What is a Irrevocable Life Insurance Trust
Life insurance is among the most common financial products bought in America. It provides consumers with an invaluable and cost-effective source of funds for loved ones. These funds may be used to replace a breadwinner's earnings, to ensure an important family goal (like a college education), or to cover burial costs or unpaid taxes.
Yet, unless we exercise care, life insurance can create as many estate planning problems as it solves.
Enter the Irrevocable Life Insurance Trust (ILIT)
Like most trusts, is simply a holding device. It owns your life insurance policy for you, removing it from your estate. As its name suggests, the Irrevocable Life Insurance Trust is irrevocable. That means once you've created it and placed an insurance policy inside it, you can't take the policy back in your own name.
But you can closely control many other aspects of the ILIT. You can dictate who your initial beneficiaries will be and define the terms under which they will receive benefits. You can choose the Trustee (or Trustees) who will manage your ILIT.
An ILIT provides you, your loved ones, and your estate with considerable advantages. But these benefits can only be achieved if the ILIT is designed properly and specific guidelines are followed carefully.
What estate planning problems can life insurance create?
Everything owned in our name at death is includable in our estate by the government for estate tax purposes. That includes the death benefit proceeds of our life insurance policies. When you consider that policies often provide death benefits in the hundreds of thousands of dollars, it's easy to see how a life insurance policy may have a significant impact on our estate tax liability. There's another estate planning problem that life insurance may create.
An essential part of wise estate planning is deciding not only who our heirs will be, but also how, when, and why they will receive our legacy. Remember, though, that life insurance provides an immediate and often considerable payout of cash to your beneficiaries. And that can create many problems. Even adults with experience managing their finances may find that the sudden windfall of money from your life insurance policy is overwhelming.
How can the ILIT help solve these problems?
The ILIT is an effective tool for addressing many estate planning problems. Here are some of the benefits an ILIT can help you achieve:
It will reduce the size of your estate, and thus your estate tax liability.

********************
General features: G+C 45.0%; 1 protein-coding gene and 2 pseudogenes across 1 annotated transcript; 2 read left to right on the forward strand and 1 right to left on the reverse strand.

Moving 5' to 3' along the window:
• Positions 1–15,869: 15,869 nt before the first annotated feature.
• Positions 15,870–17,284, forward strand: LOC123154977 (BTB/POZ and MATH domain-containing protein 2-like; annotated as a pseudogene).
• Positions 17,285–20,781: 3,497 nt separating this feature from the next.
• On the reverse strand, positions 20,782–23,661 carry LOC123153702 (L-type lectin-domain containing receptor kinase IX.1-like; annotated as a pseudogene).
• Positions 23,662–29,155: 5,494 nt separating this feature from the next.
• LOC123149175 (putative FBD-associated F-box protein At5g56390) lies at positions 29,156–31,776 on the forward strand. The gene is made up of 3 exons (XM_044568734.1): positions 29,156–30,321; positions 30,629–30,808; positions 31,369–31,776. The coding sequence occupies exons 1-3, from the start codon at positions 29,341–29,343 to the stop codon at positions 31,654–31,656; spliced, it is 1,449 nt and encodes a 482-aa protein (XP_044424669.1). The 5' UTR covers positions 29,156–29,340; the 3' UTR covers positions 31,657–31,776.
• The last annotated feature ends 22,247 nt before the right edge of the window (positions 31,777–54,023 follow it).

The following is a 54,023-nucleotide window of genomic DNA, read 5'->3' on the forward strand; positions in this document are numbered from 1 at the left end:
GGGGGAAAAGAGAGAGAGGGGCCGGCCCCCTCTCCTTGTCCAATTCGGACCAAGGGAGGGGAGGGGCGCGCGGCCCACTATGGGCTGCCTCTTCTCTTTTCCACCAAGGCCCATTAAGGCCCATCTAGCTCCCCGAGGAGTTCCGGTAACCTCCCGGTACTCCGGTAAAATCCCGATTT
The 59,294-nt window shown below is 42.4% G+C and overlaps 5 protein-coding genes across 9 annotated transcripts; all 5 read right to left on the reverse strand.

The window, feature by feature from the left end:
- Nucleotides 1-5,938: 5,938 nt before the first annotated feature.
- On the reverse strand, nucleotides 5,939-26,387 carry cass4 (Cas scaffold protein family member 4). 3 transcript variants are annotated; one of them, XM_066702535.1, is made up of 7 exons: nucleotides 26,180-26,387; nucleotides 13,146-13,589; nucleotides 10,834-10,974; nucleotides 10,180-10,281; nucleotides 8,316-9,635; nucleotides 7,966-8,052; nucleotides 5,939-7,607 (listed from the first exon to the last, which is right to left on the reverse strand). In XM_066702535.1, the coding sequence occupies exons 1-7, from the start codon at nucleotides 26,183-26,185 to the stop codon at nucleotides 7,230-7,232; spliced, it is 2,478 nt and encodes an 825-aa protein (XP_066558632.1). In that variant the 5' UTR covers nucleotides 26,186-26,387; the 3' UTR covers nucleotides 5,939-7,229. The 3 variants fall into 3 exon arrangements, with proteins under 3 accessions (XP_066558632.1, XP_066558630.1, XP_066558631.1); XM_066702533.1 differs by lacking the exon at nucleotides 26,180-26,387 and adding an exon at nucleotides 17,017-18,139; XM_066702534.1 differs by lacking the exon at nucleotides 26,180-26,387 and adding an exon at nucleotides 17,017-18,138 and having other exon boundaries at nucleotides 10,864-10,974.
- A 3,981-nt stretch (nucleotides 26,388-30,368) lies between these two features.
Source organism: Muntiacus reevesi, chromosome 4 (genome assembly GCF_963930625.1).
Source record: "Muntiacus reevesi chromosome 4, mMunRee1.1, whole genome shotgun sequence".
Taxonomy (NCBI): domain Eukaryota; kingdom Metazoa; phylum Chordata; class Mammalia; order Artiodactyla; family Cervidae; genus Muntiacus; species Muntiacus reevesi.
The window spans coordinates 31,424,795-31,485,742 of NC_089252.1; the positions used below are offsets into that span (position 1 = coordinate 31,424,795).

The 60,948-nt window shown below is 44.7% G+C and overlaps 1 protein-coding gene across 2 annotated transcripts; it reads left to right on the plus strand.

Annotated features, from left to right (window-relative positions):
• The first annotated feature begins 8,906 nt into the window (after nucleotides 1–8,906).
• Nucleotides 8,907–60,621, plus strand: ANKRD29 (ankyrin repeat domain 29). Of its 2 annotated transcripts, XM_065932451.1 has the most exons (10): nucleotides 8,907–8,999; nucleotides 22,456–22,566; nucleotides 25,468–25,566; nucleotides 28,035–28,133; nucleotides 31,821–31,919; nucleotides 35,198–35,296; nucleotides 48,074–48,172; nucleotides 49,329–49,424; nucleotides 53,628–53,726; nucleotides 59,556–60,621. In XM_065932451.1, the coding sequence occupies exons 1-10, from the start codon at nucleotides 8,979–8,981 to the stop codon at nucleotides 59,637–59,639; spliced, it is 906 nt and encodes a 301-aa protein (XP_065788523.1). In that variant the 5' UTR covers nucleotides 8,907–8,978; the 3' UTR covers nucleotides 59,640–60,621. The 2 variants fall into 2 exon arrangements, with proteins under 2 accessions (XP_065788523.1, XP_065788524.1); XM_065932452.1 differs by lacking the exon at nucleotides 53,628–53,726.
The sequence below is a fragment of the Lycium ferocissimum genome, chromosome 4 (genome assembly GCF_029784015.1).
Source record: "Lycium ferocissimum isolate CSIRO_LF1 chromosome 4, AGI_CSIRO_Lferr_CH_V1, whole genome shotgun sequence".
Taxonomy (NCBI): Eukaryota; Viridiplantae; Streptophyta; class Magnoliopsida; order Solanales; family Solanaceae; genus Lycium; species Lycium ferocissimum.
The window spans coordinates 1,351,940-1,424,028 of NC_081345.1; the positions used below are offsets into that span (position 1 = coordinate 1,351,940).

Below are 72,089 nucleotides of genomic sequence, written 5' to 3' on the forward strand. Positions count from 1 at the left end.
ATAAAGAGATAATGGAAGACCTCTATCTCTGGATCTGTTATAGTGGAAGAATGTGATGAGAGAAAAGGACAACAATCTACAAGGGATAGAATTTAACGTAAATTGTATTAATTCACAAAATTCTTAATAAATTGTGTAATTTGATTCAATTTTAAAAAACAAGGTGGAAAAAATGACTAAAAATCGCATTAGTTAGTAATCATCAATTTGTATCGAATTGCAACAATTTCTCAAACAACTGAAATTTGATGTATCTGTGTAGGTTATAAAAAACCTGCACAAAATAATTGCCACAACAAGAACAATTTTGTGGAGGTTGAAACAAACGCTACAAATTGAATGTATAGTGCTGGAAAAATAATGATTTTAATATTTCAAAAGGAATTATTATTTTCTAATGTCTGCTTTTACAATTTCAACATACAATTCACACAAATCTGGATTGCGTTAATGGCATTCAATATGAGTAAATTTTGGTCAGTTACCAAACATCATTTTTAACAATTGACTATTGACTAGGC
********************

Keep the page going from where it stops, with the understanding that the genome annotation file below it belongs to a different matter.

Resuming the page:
It may reduce the amount of insurance coverage you need, since your estate tax bill will be lower.
It will help you protect the cash value of your life insurance policy from creditors.
It will allow you to control, when, how, and why your beneficiaries receive the proceeds of your policy.
It will help you protect the benefits of a beneficiary who is on government aid.
What other estate planning issues should we be aware of?
If your beneficiary is a recipient of benefits under a government program, such as Medicaid, for example, then the proceeds from your life insurance policy could make your beneficiary ineligible for further benefits. Without careful planning, your beneficiary will have to use up the policy's proceeds on basic needs, and will only be eligible for government benefits once all the money from your life insurance has been spent. This issue isn't just a concern for elderly beneficiaries. Any beneficiary now on Medicaid, or a similar government aid program, is also at risk.
For these beneficiaries, you'll want to control ownership of the life insurance policy's proceeds and manage how they are spent. For example, you won't want your beneficiary to own them outright. In addition, the proceeds shouldn't be used to buy food, shelter, or clothing for your beneficiary. But they can be spent on you beneficiary's education, entertainment, vacations, a home health aide, or other medical treatment or expenses that Medicaid---or some other government program---doesn't cover.
If we own a cash-value life insurance policy in our names, can creditors seize it?
Possibly. In some states, creditors can seize all the cash value of a life insurance policy you own in your own name to settle a claim they may have against you. In other states, however, part or all of your cash value may be protected.